Livestock production in the Economic Community of West African States (ECOWAS) region contributes up to 44 per cent of agricultural production, with the majority of its camels, cattle, goats and sheep kept under transhumant production systems. Transhumant pastoralism is a highly productive and resilient economic system in West Africa but is facing increasing challenges. These include increasing pressure on pastoralist resources, the development of unfavourable land tenure systems, the effects of decentralization, insecurity and contradictory public policies affecting pastoralist mobility.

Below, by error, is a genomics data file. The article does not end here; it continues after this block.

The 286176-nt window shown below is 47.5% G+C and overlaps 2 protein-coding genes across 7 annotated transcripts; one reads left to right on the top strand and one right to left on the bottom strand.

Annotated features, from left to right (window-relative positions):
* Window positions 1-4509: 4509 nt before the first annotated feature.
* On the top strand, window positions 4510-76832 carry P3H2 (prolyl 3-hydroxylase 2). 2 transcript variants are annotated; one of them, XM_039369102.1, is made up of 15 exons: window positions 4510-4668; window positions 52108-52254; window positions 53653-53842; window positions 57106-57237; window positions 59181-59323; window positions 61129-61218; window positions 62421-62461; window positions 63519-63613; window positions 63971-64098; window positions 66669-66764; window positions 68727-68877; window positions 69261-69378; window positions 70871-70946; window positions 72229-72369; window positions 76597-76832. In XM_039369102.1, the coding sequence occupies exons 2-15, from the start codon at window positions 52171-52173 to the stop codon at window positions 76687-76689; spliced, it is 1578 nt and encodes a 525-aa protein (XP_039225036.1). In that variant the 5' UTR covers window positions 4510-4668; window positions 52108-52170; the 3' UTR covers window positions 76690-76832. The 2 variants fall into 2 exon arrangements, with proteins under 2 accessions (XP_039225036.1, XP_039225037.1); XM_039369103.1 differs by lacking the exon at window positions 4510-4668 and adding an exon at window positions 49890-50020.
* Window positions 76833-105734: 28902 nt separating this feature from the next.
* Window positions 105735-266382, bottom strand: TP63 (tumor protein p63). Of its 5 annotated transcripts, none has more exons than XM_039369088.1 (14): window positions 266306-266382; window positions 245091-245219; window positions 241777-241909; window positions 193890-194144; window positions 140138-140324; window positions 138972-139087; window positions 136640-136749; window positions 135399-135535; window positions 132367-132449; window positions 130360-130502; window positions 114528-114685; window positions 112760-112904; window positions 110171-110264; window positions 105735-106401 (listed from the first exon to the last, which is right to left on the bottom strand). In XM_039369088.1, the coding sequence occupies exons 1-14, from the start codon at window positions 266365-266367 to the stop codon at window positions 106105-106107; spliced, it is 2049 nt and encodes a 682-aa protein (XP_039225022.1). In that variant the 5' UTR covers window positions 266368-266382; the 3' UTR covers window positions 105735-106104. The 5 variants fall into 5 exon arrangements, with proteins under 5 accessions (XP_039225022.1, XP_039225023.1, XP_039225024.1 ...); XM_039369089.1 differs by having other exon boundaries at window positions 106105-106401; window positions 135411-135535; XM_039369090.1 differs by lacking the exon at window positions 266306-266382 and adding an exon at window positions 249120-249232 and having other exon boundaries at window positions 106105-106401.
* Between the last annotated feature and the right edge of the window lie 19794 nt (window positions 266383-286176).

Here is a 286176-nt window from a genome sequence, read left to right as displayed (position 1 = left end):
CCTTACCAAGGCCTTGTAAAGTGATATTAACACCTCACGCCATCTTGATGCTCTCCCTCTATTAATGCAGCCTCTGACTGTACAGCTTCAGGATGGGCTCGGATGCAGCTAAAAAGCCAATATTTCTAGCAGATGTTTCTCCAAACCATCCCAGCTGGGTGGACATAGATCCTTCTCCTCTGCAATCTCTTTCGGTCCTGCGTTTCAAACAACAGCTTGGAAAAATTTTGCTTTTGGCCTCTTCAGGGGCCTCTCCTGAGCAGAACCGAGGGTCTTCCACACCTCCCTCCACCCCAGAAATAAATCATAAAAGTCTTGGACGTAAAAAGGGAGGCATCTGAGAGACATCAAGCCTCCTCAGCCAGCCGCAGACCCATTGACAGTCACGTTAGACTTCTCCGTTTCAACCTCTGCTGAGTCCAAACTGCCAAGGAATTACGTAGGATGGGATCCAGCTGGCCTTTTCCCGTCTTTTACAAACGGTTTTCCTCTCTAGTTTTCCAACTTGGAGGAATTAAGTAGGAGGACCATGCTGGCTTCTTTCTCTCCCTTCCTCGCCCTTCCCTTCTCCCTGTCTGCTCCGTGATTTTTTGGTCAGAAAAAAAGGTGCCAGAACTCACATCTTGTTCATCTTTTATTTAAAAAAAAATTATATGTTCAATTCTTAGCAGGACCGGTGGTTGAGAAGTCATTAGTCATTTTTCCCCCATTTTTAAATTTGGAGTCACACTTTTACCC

Under the jointly funded European Union and ECOWAS “Support to Free Movement of Persons and Migration in West Africa” (FMM West Africa) project, this study was conducted to assess how far and to what effect movement policies, legislation and practices are being applied to transhumant pastoralism and develop recommendations on how ECOWAS Member States – particularly in Mali, the Niger and Nigeria – can improve legislation and policy regarding transhumant pastoralism. This study is set to inform ECOWAS and its member states’ thinking on developing a regulatory framework for transhumant pastoralism in the ECOWAS region that is consistent with the ECOWAS Free Movement of Persons principle and responsive to the substantive changes in this sector.